The Michigan State University Department of Entomologyexcels in research, extension and teaching to address the issues that confront the people of Michigan, our nation and the world. MSU’s entomologists look for systemic solutions across disciplines to address critical issues. We offer B.S., M.S. and Ph.D. degrees in entomology and consider graduate student education and postdoctoral experience to be one of our highest priorities. Many of our undergraduates further enrich their studies through working in research labs, volunteering in the Bug House and taking entomology or related study abroad courses.
What are you researching? I am using DNA and morphology to elucidate the possible evolutionary history of the ant genus Aphaenogaster and to provide identification keys to species in this genus.
Future career plans: I would like to determine the relationships between currently described species worldwide and create a comprehensive key to identify them. I would also like to continue my involvement in the Bug House to promote children’s interest in insects.
What or who inspired your interest in entomology? I began college at Purdue University as a general biology major, with no specific career goal in mind. I always liked insects, and when nothing else fit my sophomore schedule, I took an introductory entomology course taught by Dr. RC Dobson. He was enthusiastic about the subject and gave me a number of suggestions about what I could do with a B.S. in entomology. By the end of that semester, I had changed majors.
What has been your best experience in entomology? I landed my dream job right out of college at the Smithsonian Institution. I was chosen out of 100 applicants because I was the only one with museum experience. After working there for six months, an opportunity came up to travel to the Amazon with Dr. Terry Erwin and two other curatorial assistants to Manaus. We were in the Amazon for six weeks fogging trees with pyrethrum in forested areas that were scheduled to be demolished. We collected in three very different habitats, and brought back 200,000 insects to be curated and added to the collection at the Smithsonian. The story doesn’t end there. After I started graduate school at MSU, Sarah Smith, a recent MSU entomology graduate, visited the Smithsonian to look at bark beetles in their Coleoptera collection. She discovered two new species of beetle from the material I had collected in the Amazon over 20 years ago, Camptocerus igniculus and coccoformus.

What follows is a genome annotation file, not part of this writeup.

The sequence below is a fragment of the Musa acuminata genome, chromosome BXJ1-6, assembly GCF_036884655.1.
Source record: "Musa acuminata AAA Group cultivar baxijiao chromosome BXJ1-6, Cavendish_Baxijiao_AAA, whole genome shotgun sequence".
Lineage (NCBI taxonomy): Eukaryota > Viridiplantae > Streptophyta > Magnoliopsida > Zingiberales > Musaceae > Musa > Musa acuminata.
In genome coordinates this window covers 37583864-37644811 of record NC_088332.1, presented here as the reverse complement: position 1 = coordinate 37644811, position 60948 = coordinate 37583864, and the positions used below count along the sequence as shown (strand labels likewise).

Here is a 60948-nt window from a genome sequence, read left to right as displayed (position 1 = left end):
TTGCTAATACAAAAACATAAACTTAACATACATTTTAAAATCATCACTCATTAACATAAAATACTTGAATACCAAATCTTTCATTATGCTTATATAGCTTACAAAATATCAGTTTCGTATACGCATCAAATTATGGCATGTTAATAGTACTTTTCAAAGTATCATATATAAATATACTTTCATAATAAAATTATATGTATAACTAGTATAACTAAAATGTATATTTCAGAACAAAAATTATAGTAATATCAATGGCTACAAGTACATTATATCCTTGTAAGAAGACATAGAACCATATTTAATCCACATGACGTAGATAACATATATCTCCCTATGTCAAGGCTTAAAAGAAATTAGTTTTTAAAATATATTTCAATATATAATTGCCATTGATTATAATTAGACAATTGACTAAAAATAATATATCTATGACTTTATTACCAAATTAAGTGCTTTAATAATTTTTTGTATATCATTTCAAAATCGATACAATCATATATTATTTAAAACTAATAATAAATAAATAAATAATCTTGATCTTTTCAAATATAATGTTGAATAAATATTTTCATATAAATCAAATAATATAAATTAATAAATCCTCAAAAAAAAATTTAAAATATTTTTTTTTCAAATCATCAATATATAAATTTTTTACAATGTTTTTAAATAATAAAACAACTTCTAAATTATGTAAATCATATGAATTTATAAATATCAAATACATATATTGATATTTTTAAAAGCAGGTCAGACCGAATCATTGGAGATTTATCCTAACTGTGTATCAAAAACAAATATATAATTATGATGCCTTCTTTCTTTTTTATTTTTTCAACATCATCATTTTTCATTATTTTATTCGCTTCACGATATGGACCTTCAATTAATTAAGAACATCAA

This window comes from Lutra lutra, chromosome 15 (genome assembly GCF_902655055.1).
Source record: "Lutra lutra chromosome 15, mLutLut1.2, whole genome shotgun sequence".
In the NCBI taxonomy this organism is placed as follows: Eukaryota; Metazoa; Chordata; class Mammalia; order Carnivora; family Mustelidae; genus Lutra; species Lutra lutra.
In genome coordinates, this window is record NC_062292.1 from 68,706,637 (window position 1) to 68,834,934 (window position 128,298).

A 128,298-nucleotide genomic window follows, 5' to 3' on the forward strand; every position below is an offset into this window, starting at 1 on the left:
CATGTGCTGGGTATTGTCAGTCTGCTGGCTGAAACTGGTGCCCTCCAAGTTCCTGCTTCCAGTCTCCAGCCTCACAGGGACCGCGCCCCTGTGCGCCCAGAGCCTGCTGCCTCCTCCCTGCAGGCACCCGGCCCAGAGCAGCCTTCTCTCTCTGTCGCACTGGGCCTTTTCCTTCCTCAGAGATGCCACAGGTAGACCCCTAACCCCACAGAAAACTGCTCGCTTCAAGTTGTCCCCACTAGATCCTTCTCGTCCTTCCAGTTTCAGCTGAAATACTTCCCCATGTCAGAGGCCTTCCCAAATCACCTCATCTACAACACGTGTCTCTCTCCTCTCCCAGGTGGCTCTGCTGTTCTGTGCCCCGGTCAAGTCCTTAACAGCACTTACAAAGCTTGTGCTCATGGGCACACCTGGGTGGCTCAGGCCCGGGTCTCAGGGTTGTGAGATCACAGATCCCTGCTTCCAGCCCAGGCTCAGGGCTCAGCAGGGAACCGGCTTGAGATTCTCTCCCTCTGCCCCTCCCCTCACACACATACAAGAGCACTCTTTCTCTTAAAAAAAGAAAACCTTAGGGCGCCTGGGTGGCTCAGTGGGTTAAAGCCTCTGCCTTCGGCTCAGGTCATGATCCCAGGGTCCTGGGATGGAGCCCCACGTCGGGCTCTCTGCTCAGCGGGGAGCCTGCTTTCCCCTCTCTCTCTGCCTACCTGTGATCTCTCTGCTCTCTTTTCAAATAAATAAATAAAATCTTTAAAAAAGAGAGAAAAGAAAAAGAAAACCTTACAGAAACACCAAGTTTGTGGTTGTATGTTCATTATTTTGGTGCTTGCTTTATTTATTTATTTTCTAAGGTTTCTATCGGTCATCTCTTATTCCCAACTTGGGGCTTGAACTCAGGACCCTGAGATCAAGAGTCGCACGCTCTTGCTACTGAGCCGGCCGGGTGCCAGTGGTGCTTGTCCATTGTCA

Name: Stephen Curtiss Ireland
Hometown: Detroit, MI
Future plans: I’m hoping to join a Master’s program for the fall 2014 semester, and after that make a quick transition from academia into private industry while maintaining involvement in community IPM activities.
Why study entomology?There are lots of good reasons. I particularly like the notion of developing efficacious molecular pest solutions that also minimize harmful environmental externalities, so the results are good for us and good for the environment. Also, as an entomologist, our research subjects are highly usable model organisms. Finally, there are a number of compounds still unknown in insects that could potentially have applications in many areas of technology.
Who inspired your interest in entomology?My list of heroes is long, but Richard Feynman, Barbara McClintock and Niel deGrasse Tyson are a few standouts. All share an unmistakable veneration for the world as it is, and I think it’s in that spirit that I am inspired to pursue my own inclination: entomology.
What has been your best experience with entomology? A toss-up between a study abroad in Gainseville, FL and a summer Research Experience for Undergraduates (REU) spent in up-state New York. The Florida trip was part of the MSU Forensic Entomology (ENT 401) directed study and took place at the University of Florida’s Department of Entomology. It was a great first step into insect study and was a chance to meet some pretty amazing people and tour the entomology department. The REU was a Summer Research Scholars program at the Cornell Agricultural Experiment Station in Geneva, NY. This was a chance to see what others are doing in agricultural research and meet many new people.
Grad student Rob Morrison produces video on an IPM approach for asparagus miner.
Ke Dong and colleagues are working to combat resistant mosquitoes.
PhD grad Megan Fritz describes her research on malaria mosquitoes and why people choose to study entomology.